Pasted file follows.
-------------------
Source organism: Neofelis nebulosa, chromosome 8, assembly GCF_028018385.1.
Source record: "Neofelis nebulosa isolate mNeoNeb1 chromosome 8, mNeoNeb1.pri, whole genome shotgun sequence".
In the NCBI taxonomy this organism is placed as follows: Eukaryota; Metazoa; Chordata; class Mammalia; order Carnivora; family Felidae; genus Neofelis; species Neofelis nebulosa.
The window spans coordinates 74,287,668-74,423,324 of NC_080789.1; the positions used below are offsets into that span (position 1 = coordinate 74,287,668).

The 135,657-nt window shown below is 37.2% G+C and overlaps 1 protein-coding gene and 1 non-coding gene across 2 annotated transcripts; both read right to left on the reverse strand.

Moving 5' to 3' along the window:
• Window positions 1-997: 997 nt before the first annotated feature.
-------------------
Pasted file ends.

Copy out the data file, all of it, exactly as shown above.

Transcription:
Source organism: Neofelis nebulosa, chromosome 8, assembly GCF_028018385.1.
Source record: "Neofelis nebulosa isolate mNeoNeb1 chromosome 8, mNeoNeb1.pri, whole genome shotgun sequence".
In the NCBI taxonomy this organism is placed as follows: Eukaryota; Metazoa; Chordata; class Mammalia; order Carnivora; family Felidae; genus Neofelis; species Neofelis nebulosa.
The window spans coordinates 74,287,668-74,423,324 of NC_080789.1; the positions used below are offsets into that span (position 1 = coordinate 74,287,668).

The 135,657-nt window shown below is 37.2% G+C and overlaps 1 protein-coding gene and 1 non-coding gene across 2 annotated transcripts; both read right to left on the reverse strand.

Moving 5' to 3' along the window:
• Window positions 1-997: 997 nt before the first annotated feature.